Authorities investigating last week’s mass shooting in Hesston are still gathering facts but also are taking time to figure out what’s left to do.
KBI spokesman and Senior Special Agent Mark Malick on Tuesday said investigators from his agency were spending the day sifting through and processing paperwork, as well as determining what steps still need to be taken to wrap up work on the case. The KBI also was moving its command post back to Wichita, he said.
“They’re not at a pause by any means, but that’s the only thing that’s being done today,” Malick said, speaking generally about the Feb. 25 shooting spree that left four people dead – including the shooter, 38-year-old Cedric Ford – at Hesston manufacturer Excel Industries. Fourteen other people were wounded, including two shot by Ford as he drove to the plant.
Investigators are “compiling all the reports from all the interviews, and I know our crime scene response team was down there (in Hesston) for several days,” Malick said, adding that there are still “just absolutely a lot of interviews left and a lot of work to be done.”
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“In something of this magnitude, we’re going to be doing work ourselves for quite a while, along with the FBI and ATF (Bureau of Alcohol, Tobacco, Firearms and Explosives),” he said. “It has scaled back to a certain degree. … But I know they’re still very active.”
Authorities think the serving of court papers from a woman seeking protection from abuse from Ford triggered his rampage. After receiving the papers at Excel, where he worked as a painter, he left the plant and went to his Newton home to retrieve weapons. He began shooting at vehicles on his way back to the plant.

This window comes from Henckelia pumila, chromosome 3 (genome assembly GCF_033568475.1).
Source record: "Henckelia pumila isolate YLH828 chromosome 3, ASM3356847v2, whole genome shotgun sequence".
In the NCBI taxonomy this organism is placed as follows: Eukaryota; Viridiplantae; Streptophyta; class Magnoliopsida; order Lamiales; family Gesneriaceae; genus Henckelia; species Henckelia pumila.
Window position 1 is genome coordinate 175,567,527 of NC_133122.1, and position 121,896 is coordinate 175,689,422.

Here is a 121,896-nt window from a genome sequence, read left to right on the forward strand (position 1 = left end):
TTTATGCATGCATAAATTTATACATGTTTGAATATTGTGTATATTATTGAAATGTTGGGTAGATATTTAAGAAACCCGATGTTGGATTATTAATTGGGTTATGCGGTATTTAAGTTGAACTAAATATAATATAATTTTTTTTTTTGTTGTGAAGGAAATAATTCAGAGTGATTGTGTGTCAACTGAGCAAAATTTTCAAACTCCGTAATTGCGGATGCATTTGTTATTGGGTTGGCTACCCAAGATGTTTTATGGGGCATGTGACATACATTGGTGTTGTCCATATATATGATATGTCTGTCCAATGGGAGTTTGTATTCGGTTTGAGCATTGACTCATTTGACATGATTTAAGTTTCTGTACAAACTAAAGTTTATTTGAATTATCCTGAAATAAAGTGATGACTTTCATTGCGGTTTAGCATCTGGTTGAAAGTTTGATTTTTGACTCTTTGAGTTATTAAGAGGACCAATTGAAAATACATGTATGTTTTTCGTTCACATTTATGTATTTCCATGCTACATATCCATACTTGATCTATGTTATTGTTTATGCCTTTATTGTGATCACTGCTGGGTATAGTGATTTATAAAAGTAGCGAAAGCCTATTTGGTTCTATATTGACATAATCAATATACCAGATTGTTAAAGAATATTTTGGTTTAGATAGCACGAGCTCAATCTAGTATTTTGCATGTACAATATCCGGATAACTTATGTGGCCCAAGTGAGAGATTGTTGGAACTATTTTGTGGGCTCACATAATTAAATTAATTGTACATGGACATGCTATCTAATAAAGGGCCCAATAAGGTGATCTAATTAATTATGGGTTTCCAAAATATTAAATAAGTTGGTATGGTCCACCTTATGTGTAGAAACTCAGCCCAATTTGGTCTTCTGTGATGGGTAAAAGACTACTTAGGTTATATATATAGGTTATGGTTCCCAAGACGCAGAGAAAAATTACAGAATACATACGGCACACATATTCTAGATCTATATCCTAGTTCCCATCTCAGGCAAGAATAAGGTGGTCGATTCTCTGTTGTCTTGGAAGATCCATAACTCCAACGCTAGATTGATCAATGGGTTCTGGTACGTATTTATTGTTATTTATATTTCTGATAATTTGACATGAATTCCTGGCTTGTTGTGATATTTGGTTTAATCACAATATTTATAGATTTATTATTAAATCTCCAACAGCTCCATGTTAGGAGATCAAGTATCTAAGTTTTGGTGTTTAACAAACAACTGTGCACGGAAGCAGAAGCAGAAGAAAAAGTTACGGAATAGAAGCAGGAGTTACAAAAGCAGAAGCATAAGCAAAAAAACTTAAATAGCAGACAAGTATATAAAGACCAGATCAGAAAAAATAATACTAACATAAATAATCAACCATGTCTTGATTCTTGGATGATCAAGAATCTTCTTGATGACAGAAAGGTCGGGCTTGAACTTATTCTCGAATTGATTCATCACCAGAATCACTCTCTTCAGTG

When he reached Excel, Ford began firing at random, killing co-workers Renee Benjamin, 30; Josh Higbee, 31; and Brian Sadowsky, 44, authorities have said.
Hesston Police Chief Doug Schroeder confronted and fatally shot Ford in the plant’s front office after they exchanged gunfire.
Malick said it’s not yet clear when the law enforcement agencies assisting Harvey County authorities will finish their investigations.
Because Ford was killed in an officer-involved shooting, the agencies will turn over their reports to the Harvey County Attorney’s Office for review. Malick said he had no timeline for when that would happen.
“There’s no way for me to even guess when that’s going to be. It’s just a matter of waiting” for investigators to finish their work and for other reports, like toxicology screens on the dead, to come in, Malick said.
The end of the investigation “is not just closure for the agency or agencies that initially responded,” he added. “It’s closure for the community.”